Application of Multifunctional Doppler LIDAR for ii Multifunction LIDAR Sensor System for Non-contact

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  • Application of Multifunctional Doppler LIDAR for Non-

    contact Track Speed, Distance, and Curvature Assessment

    Joshua Muñoz

    Dissertation submitted to the Faculty of the Virginia Polytechnic Institute and State University in

    partial fulfillment of the requirements for the degree of

    Doctor of Philosophy

    In

    Mechanical Engineering

    Mehdi Ahmadian, Chair

    Dong Ha

    Corina Sandu

    Saied Taheri

    Pablo Tarazaga

    October 30, 2015

    Blacksburg, Virginia

    Keywords: LIDAR, Health Monitoring, Vehicle Dynamics, Track Geometry

    Copyright©, Joshua Muñoz

  • ii

    Multifunction LIDAR Sensor System for Non-contact

    Speed and Rail Geometry Monitoring

    Joshua Muñoz

    Abstract

    The primary focus of this research is evaluation of feasibility, applicability, and accuracy of

    Doppler Light Detection And Ranging (LIDAR) sensors as non-contact means for measuring track

    speed, distance traveled, and curvature. Speed histories, currently measured with a rotary, wheel-

    mounted encoder, serve a number of useful purposes, one significant use involving derailment

    investigations. Distance calculation provides a spatial reference system for operators to locate

    track sections of interest. Railroad curves, using an IMU to measure curvature, are monitored to

    maintain track infrastructure within regulations. Speed measured with high accuracy leads to high-

    fidelity distance and curvature data through utilization of processor clock rate and left-and right-

    rail speed differentials during curve navigation, respectively. Wheel-mounted encoders, or

    tachometers, provide a relatively low-resolution speed profile, exhibit increased noise with

    increasing speed, and are subject to the inertial behavior of the rail car which affects output data.

    The IMU used to measure curvature is dependent on acceleration and yaw rate sensitivity and

    experiences difficulty in low-speed conditions.

    Preliminary system tests onboard a “Hy-Rail” utility vehicle capable of traveling on rail show

    speed capture is possible using the rails as the reference moving target and furthermore, obtaining

    speed profiles from both rails allows for the calculation of speed differentials in curves to estimate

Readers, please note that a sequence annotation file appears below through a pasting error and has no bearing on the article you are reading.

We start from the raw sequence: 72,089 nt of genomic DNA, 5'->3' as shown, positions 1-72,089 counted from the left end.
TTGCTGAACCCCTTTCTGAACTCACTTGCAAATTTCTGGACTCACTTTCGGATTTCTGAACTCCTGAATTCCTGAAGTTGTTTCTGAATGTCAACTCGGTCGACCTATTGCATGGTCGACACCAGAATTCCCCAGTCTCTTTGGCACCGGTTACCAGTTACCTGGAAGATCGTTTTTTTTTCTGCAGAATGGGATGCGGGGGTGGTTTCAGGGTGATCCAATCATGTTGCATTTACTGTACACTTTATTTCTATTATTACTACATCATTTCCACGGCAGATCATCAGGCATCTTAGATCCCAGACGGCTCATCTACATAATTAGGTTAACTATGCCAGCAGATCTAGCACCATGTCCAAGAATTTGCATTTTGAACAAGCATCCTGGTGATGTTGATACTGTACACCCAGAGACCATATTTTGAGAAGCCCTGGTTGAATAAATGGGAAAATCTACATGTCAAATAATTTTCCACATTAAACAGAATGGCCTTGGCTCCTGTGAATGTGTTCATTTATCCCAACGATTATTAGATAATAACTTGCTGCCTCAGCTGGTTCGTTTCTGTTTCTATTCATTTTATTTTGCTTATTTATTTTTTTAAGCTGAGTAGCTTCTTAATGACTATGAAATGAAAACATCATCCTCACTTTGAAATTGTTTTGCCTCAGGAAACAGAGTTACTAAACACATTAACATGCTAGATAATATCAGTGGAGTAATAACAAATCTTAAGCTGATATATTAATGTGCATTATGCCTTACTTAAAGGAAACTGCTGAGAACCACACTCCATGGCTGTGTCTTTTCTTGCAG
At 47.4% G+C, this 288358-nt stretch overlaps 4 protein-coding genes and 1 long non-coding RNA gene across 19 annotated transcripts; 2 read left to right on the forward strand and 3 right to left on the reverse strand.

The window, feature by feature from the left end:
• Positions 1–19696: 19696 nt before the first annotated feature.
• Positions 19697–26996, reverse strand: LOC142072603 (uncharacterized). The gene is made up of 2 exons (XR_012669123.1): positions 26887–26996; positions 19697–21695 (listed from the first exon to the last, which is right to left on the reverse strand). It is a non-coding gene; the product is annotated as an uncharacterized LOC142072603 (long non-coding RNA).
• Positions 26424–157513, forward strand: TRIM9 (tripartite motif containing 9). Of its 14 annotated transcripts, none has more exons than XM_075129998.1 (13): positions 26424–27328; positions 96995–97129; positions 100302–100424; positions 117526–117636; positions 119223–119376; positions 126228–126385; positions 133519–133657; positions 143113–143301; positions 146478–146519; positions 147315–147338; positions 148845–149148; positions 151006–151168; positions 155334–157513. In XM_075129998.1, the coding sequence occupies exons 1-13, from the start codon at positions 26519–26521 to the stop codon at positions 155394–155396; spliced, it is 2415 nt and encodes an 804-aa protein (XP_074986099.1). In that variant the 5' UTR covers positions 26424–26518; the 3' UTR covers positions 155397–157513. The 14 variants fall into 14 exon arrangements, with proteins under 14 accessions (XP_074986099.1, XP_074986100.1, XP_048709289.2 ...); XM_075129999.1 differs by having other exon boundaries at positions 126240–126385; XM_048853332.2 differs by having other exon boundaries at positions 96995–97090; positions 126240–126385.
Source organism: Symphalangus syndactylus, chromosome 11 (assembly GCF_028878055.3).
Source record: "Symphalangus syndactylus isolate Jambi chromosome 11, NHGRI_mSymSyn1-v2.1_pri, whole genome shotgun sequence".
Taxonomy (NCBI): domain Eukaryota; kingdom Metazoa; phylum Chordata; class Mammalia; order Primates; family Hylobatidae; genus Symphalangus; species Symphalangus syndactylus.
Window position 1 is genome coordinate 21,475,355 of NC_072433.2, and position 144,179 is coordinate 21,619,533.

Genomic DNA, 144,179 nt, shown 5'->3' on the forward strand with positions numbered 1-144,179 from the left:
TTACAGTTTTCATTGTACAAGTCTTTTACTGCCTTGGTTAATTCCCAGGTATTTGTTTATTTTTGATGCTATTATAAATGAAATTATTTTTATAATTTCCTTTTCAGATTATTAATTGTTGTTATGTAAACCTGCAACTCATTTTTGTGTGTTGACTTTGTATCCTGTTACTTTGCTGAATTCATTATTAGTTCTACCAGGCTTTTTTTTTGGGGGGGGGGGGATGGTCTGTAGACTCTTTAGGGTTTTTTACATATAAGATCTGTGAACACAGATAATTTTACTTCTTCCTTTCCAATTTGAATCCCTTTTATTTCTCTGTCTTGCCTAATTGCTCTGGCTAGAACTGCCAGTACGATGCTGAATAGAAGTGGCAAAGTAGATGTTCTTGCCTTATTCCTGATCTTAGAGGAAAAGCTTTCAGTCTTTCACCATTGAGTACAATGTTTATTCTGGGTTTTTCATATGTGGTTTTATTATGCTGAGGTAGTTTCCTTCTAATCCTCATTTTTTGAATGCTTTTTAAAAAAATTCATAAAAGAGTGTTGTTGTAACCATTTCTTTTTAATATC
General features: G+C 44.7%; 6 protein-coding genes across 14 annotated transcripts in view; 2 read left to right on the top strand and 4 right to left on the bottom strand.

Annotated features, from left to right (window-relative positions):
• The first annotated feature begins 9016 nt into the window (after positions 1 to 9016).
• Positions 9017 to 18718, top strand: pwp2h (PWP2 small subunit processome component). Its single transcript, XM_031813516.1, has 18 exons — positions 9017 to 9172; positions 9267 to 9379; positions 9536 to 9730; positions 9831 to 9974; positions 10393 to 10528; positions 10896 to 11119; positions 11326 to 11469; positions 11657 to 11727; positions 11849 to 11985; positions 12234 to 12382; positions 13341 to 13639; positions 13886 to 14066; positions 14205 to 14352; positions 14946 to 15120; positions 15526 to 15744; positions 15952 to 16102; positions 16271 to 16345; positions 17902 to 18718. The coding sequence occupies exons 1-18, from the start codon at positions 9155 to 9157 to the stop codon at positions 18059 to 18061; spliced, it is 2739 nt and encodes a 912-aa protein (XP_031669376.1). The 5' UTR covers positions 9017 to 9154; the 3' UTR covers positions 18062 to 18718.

degrees curvature. Ground truth distance calibration and curve measurement were also carried

    out. Distance calibration involved placement of spatial landmarks detected by a sensor to

    synchronize distance measurements as a pre-processing procedure. Curvature ground truth

    measurements provided a reference system to confirm measurement results and observe alignment

    variation throughout a curve. Primary testing occurred onboard a track geometry rail car,

    measuring rail speed over substantial mileage in various weather conditions, providing high-

    accuracy data to further calculate distance and curvature along the test routes.

    Tests results indicate the LIDAR system measures speed at higher accuracy than the encoder,

    absent of noise influenced by increasing speed. Distance calculation is also high in accuracy,

    results showing high correlation with encoder and ground truth data. Finally, curvature calculation

    using speed data is shown to have good correlation with IMU measurements and a resolution

    capable of revealing localized track alignments. Further investigations involve a curve

    measurement algorithm and speed calibration method independent from external reference

    systems, namely encoder and ground truth data. The speed calibration results show a high

    correlation with speed data from the track geometry vehicle.

    It is recommended that the study be extended to provide assessment of the LIDAR’s sensitivity to

    car body motion in order to better isolate the embedded behavior in the speed and curvature

    profiles. Furthermore, in the interest of progressing the system toward a commercially viable unit,

    methods for self-calibration and pre-processing to allow for fully independent operation is highly

    encouraged.

  • iii

    Table of Contents

    Abstract ........................................................................................................................................... ii

    Table of Contents ........................................................................................................................... iii

    Table of Figures ............................................................................................................................ vii